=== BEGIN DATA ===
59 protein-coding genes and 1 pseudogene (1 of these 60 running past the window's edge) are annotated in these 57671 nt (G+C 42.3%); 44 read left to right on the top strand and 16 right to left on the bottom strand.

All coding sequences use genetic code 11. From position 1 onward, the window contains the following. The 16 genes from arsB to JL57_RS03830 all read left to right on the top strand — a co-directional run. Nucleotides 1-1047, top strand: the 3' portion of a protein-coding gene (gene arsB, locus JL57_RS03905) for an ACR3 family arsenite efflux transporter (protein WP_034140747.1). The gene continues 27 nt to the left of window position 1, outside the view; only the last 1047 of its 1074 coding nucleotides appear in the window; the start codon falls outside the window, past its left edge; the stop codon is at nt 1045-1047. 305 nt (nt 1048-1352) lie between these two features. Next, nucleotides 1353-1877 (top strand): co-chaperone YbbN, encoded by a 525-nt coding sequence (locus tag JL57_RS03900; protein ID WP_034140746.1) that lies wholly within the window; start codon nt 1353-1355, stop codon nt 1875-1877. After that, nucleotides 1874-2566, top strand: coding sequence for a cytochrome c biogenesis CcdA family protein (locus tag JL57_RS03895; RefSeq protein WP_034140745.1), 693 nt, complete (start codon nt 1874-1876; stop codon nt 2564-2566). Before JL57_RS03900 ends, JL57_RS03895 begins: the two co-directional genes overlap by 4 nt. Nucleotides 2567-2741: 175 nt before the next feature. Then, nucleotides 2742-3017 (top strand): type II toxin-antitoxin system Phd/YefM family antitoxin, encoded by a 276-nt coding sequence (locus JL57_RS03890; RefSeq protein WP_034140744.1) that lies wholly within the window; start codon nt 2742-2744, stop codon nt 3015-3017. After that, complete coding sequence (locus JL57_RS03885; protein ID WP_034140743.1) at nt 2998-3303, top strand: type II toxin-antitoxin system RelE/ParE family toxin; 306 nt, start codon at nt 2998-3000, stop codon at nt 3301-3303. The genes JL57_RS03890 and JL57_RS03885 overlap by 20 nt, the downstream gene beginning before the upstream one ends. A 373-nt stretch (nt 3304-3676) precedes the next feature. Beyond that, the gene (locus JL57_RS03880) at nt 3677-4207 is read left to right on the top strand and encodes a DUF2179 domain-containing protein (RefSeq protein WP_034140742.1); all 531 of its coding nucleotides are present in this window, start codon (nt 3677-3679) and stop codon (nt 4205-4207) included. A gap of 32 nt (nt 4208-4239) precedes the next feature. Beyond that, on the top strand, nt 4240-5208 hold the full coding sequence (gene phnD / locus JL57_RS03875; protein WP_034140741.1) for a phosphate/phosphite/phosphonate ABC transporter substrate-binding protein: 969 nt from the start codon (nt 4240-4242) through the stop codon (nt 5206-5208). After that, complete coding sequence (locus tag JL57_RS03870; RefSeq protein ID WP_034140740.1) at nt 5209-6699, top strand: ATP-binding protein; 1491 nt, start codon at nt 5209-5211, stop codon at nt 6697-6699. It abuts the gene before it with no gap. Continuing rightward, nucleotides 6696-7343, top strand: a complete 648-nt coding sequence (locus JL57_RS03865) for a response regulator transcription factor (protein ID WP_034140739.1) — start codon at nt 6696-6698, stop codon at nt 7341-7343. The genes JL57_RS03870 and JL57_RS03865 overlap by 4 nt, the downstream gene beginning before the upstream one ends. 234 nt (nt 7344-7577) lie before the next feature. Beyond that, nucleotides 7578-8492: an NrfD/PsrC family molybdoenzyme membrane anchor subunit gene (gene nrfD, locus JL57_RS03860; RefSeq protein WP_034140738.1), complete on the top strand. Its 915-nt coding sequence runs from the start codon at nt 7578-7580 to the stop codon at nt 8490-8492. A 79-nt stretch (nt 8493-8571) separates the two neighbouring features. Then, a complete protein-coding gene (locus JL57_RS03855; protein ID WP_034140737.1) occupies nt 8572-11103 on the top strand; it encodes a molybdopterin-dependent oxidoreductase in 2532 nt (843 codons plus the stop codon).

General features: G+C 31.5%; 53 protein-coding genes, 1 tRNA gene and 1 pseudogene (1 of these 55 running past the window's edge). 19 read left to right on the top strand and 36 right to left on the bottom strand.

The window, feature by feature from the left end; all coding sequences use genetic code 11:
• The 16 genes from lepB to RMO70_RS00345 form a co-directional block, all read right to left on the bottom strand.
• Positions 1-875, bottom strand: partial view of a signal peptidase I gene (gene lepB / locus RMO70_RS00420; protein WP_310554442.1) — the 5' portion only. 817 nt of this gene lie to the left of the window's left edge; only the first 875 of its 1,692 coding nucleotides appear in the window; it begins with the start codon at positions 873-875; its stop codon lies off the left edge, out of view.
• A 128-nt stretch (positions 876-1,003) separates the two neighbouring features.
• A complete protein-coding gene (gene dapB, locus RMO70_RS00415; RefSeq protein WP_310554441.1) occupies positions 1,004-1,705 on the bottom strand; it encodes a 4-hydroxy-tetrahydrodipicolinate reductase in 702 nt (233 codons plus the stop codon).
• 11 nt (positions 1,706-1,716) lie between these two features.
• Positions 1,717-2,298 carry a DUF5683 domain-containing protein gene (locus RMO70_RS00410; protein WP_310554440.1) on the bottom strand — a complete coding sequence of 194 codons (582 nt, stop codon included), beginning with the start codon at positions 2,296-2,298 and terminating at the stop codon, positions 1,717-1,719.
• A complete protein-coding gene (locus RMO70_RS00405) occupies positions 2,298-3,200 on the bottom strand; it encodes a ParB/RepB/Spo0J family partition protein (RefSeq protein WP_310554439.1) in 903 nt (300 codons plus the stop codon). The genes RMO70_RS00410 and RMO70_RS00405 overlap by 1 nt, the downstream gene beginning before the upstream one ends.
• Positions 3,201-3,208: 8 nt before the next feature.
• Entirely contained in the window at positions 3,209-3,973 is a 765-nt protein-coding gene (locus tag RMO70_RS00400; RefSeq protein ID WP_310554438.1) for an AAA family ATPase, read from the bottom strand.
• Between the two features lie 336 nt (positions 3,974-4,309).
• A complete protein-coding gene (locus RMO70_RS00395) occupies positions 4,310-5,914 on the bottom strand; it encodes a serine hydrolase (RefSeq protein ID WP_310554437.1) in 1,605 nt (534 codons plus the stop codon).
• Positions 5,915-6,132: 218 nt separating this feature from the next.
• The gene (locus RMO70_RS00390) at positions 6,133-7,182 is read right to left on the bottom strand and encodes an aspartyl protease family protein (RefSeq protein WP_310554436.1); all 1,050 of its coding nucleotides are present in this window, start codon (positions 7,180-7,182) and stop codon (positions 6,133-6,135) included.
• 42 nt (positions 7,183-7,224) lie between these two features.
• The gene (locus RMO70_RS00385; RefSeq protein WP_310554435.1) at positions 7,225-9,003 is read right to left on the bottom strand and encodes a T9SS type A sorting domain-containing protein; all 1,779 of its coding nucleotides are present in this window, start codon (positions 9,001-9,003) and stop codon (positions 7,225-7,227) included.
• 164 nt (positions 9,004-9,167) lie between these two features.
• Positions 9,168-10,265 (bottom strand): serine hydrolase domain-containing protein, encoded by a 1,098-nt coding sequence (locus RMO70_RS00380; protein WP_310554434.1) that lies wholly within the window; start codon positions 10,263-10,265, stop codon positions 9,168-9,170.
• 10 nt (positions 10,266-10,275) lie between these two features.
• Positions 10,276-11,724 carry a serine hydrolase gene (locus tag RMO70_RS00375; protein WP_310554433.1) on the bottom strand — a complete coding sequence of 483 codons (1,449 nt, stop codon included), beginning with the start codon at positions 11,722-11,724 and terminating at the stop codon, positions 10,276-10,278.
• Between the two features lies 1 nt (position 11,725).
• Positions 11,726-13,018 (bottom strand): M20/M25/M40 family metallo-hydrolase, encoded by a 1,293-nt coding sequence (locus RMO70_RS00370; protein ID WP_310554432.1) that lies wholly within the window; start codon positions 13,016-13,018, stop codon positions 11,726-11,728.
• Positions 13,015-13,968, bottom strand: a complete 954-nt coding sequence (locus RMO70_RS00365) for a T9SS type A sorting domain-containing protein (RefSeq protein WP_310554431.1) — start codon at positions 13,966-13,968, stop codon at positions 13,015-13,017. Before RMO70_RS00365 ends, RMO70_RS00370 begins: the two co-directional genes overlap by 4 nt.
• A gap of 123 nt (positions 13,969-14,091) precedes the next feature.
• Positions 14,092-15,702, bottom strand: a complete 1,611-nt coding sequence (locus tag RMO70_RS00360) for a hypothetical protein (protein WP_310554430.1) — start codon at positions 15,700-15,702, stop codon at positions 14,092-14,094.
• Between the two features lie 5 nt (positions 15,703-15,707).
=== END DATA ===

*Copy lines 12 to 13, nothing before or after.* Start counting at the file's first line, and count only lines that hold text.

• Positions 3,201-3,208: 8 nt before the next feature.
• Entirely contained in the window at positions 3,209-3,973 is a 765-nt protein-coding gene (locus tag RMO70_RS00400; RefSeq protein ID WP_310554438.1) for an AAA family ATPase, read from the bottom strand.